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CHAPTER 4. THE COMMUNICATIV ASPECT OF THE SENTENCE AND ITS ACTUAL DIVISION

1. Classification of sentences according to the purpose of communication

2. The problem of exclamatory sentences.

3. Transposition on the level of communicative types of sentences.

4. The actual division of the sentence. The central notions of the actual division: the theme and the rheme. Dirhemic and monorhemic utterances.

5. Means of expressing the components of actual division.

 

6. The peculiarities of actual division in different communicative types of sentences. The text forming function of actual division.

1. From the point of view of its role in discourse the sentence is defined as a minimum unit of communication. Every sentence is uttered with a certain communicative aim: either to share information with the listener, or to ask for information, or to induce the listener to some action.

According to their communicative aim sentences are divided into three types: declarative, interrogative and imperative. As a rule one communicative type differs from another not only in the purpose of communication, but also in structure, intonation and the listener's response.

Let us have a closer look at each communicative type. The declarativesentence expresses a statement, either affirmative or negative. Declarative sentences are characterized by a direct word order, a falling tone and are correlated with the listener's responding signal of attention, which may express agreement, disagreement, sympathy, approval, appraisal etc, e.g.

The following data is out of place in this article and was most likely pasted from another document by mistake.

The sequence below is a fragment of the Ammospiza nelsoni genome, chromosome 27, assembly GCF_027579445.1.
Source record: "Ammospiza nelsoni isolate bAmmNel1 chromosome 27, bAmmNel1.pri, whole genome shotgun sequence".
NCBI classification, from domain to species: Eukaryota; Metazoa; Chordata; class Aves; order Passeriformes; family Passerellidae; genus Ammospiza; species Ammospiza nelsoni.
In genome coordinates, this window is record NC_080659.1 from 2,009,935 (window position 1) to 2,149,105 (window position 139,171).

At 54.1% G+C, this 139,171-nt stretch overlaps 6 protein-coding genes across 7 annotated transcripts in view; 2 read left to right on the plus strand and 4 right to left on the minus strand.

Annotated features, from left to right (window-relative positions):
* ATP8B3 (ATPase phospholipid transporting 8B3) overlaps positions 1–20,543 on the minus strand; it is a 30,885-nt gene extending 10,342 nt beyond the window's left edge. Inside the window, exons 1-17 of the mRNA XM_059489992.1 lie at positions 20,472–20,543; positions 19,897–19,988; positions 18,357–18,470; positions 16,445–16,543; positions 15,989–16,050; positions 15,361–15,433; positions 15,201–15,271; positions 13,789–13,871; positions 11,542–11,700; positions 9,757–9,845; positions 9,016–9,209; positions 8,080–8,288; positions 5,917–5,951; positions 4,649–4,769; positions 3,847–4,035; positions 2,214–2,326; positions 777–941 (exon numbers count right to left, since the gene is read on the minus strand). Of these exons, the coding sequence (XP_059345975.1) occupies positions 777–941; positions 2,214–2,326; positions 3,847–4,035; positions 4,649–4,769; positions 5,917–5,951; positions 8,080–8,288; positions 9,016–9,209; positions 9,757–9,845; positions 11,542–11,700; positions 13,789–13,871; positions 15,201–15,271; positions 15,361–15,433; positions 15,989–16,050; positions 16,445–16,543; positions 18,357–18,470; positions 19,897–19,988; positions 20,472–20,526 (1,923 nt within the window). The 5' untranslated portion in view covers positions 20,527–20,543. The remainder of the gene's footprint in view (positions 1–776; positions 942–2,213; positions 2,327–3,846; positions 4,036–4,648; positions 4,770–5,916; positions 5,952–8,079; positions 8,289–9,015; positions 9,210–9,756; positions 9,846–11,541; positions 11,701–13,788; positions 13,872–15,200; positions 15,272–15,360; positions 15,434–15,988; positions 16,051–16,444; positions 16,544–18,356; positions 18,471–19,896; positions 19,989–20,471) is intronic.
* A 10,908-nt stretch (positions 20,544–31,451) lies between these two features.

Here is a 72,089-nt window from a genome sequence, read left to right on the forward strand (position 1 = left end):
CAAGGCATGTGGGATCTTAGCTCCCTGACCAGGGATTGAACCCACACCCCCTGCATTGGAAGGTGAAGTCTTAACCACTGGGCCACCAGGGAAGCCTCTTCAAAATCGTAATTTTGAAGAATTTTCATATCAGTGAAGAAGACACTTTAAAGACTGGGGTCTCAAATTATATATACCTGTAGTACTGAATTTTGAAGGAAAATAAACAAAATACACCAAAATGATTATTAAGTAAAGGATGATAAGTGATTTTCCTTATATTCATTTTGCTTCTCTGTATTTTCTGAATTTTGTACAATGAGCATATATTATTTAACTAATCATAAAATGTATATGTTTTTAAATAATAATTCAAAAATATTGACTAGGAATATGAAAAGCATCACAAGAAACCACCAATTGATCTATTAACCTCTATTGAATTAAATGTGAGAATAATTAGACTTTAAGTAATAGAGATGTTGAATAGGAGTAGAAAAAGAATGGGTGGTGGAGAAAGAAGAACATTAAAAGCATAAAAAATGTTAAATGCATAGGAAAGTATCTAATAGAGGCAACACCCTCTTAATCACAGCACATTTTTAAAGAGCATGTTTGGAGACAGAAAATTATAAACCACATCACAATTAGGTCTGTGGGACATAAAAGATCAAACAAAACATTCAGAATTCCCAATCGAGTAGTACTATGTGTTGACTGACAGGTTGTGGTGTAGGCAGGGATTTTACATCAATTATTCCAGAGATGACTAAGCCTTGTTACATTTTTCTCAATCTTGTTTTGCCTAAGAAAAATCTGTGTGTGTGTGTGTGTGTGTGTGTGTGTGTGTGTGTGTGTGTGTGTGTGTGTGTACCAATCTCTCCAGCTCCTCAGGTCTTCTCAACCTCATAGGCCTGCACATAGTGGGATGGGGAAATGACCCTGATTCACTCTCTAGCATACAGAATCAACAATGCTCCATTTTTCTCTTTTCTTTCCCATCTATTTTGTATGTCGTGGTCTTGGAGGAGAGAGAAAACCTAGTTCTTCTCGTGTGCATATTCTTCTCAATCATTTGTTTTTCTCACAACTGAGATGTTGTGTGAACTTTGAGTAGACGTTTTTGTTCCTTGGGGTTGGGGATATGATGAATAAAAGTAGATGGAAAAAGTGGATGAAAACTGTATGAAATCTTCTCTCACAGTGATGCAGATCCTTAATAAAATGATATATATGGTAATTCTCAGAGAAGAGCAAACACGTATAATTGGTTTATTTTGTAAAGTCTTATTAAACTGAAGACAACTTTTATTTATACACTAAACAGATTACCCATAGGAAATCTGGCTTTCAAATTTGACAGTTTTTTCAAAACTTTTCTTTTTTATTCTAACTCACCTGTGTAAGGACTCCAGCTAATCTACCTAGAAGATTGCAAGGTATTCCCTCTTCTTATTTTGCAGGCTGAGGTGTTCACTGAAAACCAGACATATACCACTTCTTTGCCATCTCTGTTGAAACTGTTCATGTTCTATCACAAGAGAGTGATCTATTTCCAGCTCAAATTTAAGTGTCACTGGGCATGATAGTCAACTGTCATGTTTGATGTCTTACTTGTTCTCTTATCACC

1) "You look well, Dad " - "Middling". (J. Galsworthy)

2) "Why, this is porridge, cold porridge. " "Real Scotch porridge. You should appreciate it, with your Scotch name. " ( G. Greene)

3) "She has left me. "- " My dear boy, my little boy. " (J. Galsworthy)

The interrogativesentence presents a request for information wanted by the

speaker from the listener. It also differs structurally from the declarative sentence by

an inverted word order.

The usual response to an interrogative sentence is an answer which, together with the

question, forms a question - answer dialogue unity, e.g. "Are there any letters for

me?" "Three."

In the process of communication the interrogative communicative purpose, like

any other, is not always fulfilled, in such cases the response to a question may be

silence, a verbal refusal to give an answer or another question, e.g.

1) "Then why did Ted Driffield marry her? " "Ask me another " (S. Maugham)

2) "How are you, Mr Bosinney? " He turned his back and walked away. (J. Galsworthy)

3) "What do you think of my new star? " "Who gave it to you? "

(J. Galsworthy)

Traditionally interrogative sentences are subdivided into several subclasses: general, special, alternative and so called disjunctive (or tag) questions. This classification, however, is more structural than communicative in its essence, it reflects the difference in the structure of the questions more than the difference in the communicative intention of the speaker. The analysis of the interrogative sentences in the communicative aspect allows us to make just a few additions to the traditional classification. Thus, a closer look at the general and alternative questions shows that they do not differ much in their communicative aim. The communicative aim of both